Saturday, January 5, 2013


As I was browsing the internet this past week I was intrigued by a film that looked at the behavior and the intelligence levels of Crows. 
 Because of the Corvid family's intelligence Hugnin teaches audiences that..."even a bird can recycle"
The film focused on a study being conducted at the University of Washington where John Marzluff and his team have been studying the Crows’ abilities to facially recognize humans.

John Marzluff and his team in Seattle have been conducting some very interesting studies on the Crows in the Seattle area.  In the past Marzulff has estabished that the Crows that had been tagged at the University have not forgotten their experience.  He is reminded of this when he puts on the mask that he wore when the Crows were tagged.  At first the Crows that were tagged would harass him when he walked by with the mask on, but he noticed that over time not only did the original birds remember, but that individuals also spread the word to other birds.
This left Marzluff with some interesting questions about what we truly know about Crows.  To prove (or disprove) his theory he designed a study to put the Crows’ facial recognition and cultural transmission skills through a simple experiment.  What he planned on doing was seeing if Crows were able to pass on information from not just one adult Crow to another, but from one generation to the next.  This ability has only been found in primates and humans.  Marzluff did this by banding adult breeding pairs in 5 different locations. While the Crows were being banded the team wore a mask so the bird would recognize them as a threat.

As the baby Crows developed the team would walk through the area with the assigned mask.  What they were hoping to accomplish by doing this was to have the babies see and remember what their parents did when the masked man was around.
 John Marzluff and one of the Crows he has been studying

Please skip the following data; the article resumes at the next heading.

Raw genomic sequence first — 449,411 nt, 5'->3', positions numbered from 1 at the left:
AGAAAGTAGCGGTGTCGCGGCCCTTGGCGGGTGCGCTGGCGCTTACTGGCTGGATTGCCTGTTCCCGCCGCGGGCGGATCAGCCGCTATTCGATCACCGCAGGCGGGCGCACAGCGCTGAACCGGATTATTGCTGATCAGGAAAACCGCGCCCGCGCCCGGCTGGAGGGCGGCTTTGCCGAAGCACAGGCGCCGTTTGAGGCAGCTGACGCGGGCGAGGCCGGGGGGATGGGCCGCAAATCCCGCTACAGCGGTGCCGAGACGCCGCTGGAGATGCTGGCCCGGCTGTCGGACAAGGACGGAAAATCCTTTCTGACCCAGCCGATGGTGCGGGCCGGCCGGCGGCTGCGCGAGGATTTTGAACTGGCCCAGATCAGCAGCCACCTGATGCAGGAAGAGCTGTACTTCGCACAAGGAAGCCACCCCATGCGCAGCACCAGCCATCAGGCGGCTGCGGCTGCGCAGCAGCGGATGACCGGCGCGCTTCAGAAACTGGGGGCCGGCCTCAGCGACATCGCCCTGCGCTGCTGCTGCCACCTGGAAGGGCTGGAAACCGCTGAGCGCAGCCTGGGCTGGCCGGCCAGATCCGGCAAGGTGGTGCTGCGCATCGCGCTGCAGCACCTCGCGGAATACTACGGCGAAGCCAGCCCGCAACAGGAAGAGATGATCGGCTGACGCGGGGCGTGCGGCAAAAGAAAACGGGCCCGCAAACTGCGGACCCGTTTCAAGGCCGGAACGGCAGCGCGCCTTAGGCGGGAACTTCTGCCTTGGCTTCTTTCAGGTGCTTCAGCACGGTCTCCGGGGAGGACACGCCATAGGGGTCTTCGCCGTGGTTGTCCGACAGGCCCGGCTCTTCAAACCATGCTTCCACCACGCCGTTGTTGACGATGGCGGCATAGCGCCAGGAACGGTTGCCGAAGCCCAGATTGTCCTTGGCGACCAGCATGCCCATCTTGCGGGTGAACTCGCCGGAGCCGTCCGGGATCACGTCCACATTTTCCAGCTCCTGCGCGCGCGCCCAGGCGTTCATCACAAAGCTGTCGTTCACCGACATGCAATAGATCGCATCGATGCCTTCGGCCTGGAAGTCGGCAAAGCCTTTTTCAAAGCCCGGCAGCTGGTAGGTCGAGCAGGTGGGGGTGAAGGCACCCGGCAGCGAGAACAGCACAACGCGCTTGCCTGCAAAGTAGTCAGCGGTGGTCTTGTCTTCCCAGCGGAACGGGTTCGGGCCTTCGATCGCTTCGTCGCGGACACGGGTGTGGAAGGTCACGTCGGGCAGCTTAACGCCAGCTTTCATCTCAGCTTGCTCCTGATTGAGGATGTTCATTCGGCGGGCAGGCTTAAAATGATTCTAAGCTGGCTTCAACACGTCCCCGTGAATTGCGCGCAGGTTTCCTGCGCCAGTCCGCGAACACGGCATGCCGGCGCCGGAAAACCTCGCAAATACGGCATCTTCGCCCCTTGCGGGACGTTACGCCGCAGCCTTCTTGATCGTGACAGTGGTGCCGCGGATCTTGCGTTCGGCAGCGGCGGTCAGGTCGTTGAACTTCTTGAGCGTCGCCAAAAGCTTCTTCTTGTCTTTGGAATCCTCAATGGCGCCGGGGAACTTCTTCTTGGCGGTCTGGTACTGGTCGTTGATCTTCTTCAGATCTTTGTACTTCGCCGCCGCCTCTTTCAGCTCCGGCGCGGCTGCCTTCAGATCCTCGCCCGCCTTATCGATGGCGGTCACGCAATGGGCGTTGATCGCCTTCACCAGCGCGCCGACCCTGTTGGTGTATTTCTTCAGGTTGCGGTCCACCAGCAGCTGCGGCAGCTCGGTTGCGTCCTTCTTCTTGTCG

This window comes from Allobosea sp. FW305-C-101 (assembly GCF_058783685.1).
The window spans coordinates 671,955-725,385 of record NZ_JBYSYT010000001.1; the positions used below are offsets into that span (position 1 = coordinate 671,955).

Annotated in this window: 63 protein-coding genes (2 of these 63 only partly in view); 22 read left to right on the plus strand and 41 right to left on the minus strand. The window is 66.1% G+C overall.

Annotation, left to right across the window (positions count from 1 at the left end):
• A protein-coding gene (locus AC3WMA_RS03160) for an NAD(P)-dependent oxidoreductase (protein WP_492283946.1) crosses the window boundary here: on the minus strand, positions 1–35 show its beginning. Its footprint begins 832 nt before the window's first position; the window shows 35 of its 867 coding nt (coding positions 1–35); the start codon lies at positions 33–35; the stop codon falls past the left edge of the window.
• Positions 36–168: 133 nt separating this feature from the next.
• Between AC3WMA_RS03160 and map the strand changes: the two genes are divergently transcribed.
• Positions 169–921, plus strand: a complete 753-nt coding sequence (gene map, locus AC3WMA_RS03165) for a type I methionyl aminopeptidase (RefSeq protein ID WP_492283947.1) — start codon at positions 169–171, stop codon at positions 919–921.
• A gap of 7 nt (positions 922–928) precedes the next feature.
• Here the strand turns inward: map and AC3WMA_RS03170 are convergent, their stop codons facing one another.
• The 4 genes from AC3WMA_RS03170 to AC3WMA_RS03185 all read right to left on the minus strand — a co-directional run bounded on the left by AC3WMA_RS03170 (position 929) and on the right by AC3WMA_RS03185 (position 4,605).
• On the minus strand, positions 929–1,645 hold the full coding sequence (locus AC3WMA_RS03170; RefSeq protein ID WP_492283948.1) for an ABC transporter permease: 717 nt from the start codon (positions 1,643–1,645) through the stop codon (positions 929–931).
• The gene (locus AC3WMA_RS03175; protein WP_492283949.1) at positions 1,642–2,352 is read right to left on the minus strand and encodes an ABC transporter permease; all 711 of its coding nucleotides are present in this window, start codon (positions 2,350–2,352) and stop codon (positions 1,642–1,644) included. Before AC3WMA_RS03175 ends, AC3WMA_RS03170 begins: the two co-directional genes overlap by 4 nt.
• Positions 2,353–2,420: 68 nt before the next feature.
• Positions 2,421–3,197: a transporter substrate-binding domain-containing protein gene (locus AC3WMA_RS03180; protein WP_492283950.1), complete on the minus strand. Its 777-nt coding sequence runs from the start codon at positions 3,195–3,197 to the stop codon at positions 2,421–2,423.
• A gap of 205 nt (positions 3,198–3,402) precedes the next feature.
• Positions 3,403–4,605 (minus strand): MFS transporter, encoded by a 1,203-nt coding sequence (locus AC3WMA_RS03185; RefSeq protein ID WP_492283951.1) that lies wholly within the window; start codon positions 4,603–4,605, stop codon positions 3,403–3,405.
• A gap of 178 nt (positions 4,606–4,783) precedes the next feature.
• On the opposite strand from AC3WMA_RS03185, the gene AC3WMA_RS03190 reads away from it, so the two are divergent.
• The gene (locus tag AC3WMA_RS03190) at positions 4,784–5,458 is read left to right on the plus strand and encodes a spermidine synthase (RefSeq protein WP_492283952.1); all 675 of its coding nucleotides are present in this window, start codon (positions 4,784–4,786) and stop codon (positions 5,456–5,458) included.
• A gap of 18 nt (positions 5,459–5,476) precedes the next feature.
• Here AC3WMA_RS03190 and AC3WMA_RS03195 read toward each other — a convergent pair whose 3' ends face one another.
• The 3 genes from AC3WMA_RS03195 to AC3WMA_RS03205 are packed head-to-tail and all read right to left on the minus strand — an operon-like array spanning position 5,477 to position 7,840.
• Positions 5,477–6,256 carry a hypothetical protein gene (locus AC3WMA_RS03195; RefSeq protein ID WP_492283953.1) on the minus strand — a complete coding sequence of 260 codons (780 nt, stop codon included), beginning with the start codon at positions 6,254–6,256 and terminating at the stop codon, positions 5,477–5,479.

As the study progressed the babies were banded, and tracking monitors were attached by Marzluff and his team without the mask on, so Marzluff and his team could observe the development of the young Crows. Marzulff had a total of 8 young Crows in the study and by November of the Crows’ hatch year only one had survived. Marzluff was able to locate this Crow and could run the last test in the study.

Marzluff first walked by the crow to record a normal reaction to an unmasked human, and the bird responded by doing almost nothing to acknowledge his presence.  However, when Marzluff put on the mask the reaction was much different. The Crow took very much interest in Marzluff with the mask on, and after a few minutes the Crow became so upset that it let out an alarm call.

Marzluff was successful in showing that Crows are capable of passing on vital information from one generation to the next.  This means they are able to change and adapt to their environment.
 Because of the Corvid family's intelligence, Hugnin, a White Naped Raven has learned to accept donations

When you think about it are we so different from Crows?  Crows and humans are social, adaptive, intelligent, opportunistic, and omnivores. The building blocks of higher intelligence are not exclusive to just humans; other organisms have also had success by using their head.
When visiting the World Bird Sanctuary be sure to take a walk down the display line where several corvids (the family that includes Crows and Ravens) are housed.

Submitted by Adam Triska, World Bird Sanctuary Field Studies Coordinator 

1 comment:

Lemayrenee said...

There are falconers who you can pay to bring their Harris Hawks to an area where you feel there are too many American Crows. He releases his hawk which takes down one Crow. He recovers the Crow and makes sure it is not hurt. The falconer hold the Crow and yells at it, then releases it. This Crow goes back to the group and tells the other Crows about his horrible experience, and usually the whole Murder of Crows will leave the area not to return for a couple of years or least until the next season. UNBE3LIEVABLE. I always stop talking to my neighbor outside when a Crow fly over, since I do not want them blabbing my information LOL